Advantage ... Digital

When it comes to flexo plates, there’s just one evolving story to tell. It concerns the growth in computer-to-plate (CTP) technology, including its slow-growing acceptance among flexo trade shops, many of which remain skeptical that digital imaging technology has all that much to offer them—yet. Historically, the biggest disadvantage of flexo plates, especially when compared with the litho variety, has been quality, and this perceived disadvantage is largely responsible for the rapid development in CTP flexo. In fact, these developments have resulted in a quality advantage for image reproduction with digital dots vs. film-plate dots. There are dissenters, however. The future may

An Army of Support

It’s a virtual war out there and converters are on the front lines. Striving to stay one step ahead of the competition, converters need to know they have a support system that they can seek out and use for appealing product innovations, especially when it comes to the building blocks of the printing world—printing presses. Narrow-web press manufacturers are listening closely to what printers are asking for, and are developing new and better equipment all the time. To do this well, they must know what converters are demanding from their presses. Mac Rosenbaum, vice president, sales and marketing, Aquaflex (A division of F.L. Smithe

Executive Forum: Anilox Roll Engraving

Anilox rolls are often considered “the heart of the flexographic printing process,” as Dr. Lloyd Dreger of Laserlife points out below. As such, anilox rolls have played an integral part in the quality improvements that flexography has made in recent years in the packaging arena. To get a first-hand perspective on the impact these rolls will continue to have in package printing, packagePRINTING posed a series of questions to executives at the front lines of the industry. pP: Flexographic printing has made great strides in improving its quality to better compete against offset and gravure. How have improvements in anilox roll technology contributed

Hal’s Soft Side

Seems like computers are taking over everything. Whether you’re at home or work, on the manufacturing floor, an airplane, or up in space, computers are the tools of choice. They control, they communicate, they play chess; and they do it all—fast, reliably, and well. Just ask Hal, the computer-character in Stanley Kubrick’s 1968 classic, 2001: A Space Odyssey. When I hear the term computer, though, a picture of the hardware immediately comes to mind. But it’s clear: software is what makes a computer the powerful, tool that it is. Computer hardware is like the human body, with many fascinating and well-designed systems. But just

Integration is the Name of the Game

Remember when the Internet was getting its commercial feet wet back in the early ‘90s; it was referred to as the Information Superhighway. Well, there’s probably not too much debate that it hasn’t lived up to this billing. The amount of information at our fingertips (literally) is simply flabbergasting (just checked www.meriamwebster.com to make sure this word was right). Well, the superhighway has spawned a world of highways and byways, and if your company isn’t on one of them, you’d better be looking over your shoulder so your horse and buggy doesn’t get run over. Today, the nimble use of information can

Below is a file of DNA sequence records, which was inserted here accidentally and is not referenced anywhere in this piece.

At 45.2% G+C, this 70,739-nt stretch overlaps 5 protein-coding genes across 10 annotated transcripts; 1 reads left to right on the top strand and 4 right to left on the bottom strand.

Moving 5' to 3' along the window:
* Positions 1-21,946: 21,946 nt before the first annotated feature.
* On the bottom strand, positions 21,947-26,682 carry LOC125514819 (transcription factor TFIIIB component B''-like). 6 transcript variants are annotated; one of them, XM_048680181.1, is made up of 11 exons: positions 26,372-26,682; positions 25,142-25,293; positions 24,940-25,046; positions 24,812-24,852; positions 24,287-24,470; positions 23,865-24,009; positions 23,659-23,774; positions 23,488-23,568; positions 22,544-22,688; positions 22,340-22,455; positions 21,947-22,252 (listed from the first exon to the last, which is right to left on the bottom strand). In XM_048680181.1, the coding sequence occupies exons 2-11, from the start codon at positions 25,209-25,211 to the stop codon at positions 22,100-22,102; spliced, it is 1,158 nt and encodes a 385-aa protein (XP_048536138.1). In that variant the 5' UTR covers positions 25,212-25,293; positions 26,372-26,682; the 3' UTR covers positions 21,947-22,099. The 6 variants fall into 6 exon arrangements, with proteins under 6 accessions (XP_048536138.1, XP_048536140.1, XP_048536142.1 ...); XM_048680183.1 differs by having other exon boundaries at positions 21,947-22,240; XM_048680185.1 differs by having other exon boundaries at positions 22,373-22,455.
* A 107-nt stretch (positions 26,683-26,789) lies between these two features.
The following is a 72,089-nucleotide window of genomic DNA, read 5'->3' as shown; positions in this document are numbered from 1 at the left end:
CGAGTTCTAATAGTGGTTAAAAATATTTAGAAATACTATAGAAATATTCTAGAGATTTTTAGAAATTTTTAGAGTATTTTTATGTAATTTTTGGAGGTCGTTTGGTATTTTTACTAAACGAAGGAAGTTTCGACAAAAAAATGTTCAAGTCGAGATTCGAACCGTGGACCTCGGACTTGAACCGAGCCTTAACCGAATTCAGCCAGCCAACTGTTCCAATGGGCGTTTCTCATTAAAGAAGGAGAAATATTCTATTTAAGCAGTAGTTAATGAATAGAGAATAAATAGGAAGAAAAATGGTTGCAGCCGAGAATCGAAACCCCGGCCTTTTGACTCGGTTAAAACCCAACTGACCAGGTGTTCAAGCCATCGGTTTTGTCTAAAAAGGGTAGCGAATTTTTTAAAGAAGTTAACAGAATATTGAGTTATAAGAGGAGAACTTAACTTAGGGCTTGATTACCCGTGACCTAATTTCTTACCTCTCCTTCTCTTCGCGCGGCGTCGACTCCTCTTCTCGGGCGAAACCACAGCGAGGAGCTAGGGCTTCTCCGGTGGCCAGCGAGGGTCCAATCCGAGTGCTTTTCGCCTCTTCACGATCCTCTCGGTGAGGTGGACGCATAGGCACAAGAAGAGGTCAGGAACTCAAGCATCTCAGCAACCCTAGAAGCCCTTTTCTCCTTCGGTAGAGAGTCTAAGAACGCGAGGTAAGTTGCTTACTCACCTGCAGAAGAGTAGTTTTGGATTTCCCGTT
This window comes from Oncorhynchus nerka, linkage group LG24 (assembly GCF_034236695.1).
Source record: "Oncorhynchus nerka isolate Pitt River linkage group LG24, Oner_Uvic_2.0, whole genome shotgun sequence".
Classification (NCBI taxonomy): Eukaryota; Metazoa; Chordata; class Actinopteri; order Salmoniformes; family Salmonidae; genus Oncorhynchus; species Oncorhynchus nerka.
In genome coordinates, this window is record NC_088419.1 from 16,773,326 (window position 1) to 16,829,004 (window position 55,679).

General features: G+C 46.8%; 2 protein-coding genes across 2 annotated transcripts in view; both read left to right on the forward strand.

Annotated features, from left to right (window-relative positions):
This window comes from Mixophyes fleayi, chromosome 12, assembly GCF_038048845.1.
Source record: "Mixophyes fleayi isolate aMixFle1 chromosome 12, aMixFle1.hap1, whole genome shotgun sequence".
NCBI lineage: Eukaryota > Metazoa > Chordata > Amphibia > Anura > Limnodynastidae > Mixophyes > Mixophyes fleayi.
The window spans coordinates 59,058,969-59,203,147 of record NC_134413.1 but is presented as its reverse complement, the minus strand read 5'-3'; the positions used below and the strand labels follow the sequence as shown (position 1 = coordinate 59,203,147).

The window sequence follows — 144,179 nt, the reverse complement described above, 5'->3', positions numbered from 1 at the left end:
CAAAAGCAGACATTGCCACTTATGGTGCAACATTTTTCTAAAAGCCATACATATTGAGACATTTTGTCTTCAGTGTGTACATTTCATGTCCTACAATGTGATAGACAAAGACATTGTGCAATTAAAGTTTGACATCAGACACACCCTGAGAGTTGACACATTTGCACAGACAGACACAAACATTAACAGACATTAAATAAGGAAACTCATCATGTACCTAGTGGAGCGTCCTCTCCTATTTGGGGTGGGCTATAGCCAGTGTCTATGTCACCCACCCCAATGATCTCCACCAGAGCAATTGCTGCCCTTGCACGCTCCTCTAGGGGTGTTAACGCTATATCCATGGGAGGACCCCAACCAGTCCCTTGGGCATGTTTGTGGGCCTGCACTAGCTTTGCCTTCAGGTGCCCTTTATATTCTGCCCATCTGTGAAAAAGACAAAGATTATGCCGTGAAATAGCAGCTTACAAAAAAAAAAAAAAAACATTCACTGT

Multi-Purpose Printing

Bar codes revolutionized automatic identification and data collection more than 30 years ago. However, with Radio Frequency Identification (RFID) attracting all the attention and developmental mind power, are bar codes soon to be obsolete? That’s not likely. In fact, bar codes and human-readable information are still required on smart labels to validate the products inside cases and pallets, and they are expected to remain an important part of RFID labels for many years. This is no more a relief than for suppliers of thermal transfer printers and materials. Thermal transfer printing has come a long way since its inception and relies on heat to


J AQUAFLEX Visit www.aquaflex.com Model Web Width (in.) Max. Print Width (in.) Speed (fpm) Instaprep 10, 13 13 500 Write 558 on Reader Service Form, See Ad p.46 J COMCO Visit www.markandy.com Model Speed (fpm) Web Width (in.) ProGlide MSP 500 18, 22, 26 Write 559 on Reader Service Form, See Ads p. 35, 65 J DRENT GOEBEL

Top Flexible Packaging Converters — Cornerstones of Success

It’s an understatement to say Ampac Packaging LLC has had a successful first nine years of business. The flexible packaging converter grew from an offshoot of another business entity into a company with three main operating units—Ampac Flexibles, Retail Products, and Security Products—and 11 manufacturing facilities with approximately 80 presses. Its workforce is 815 employees strong and the company grosses more than $200 million in annual sales. Ampac capitalized on a flourishing industry, specializing in serving the food, beverage, pharmaceutical, specialty retailers, and medical markets. Such a customer base has put the company in perfect position for further expansion, if market predictions are correct.

Win When it Counts

It’s a fact that people are attracted to certain genetic traits in others. For instance, some women look for men with blonde hair and blue eyes, while others only date the tall, dark, and handsome types. Some people even take steps to have specific physical attributes—like wearing colored contacts to make their dark eyes appear blue, or sitting in a tanning bed to turn their light skin golden. The world of package printing likes to play these same tricks because, what it really comes down to is, it’s all about the packaging. One of the best ways to add that something special to a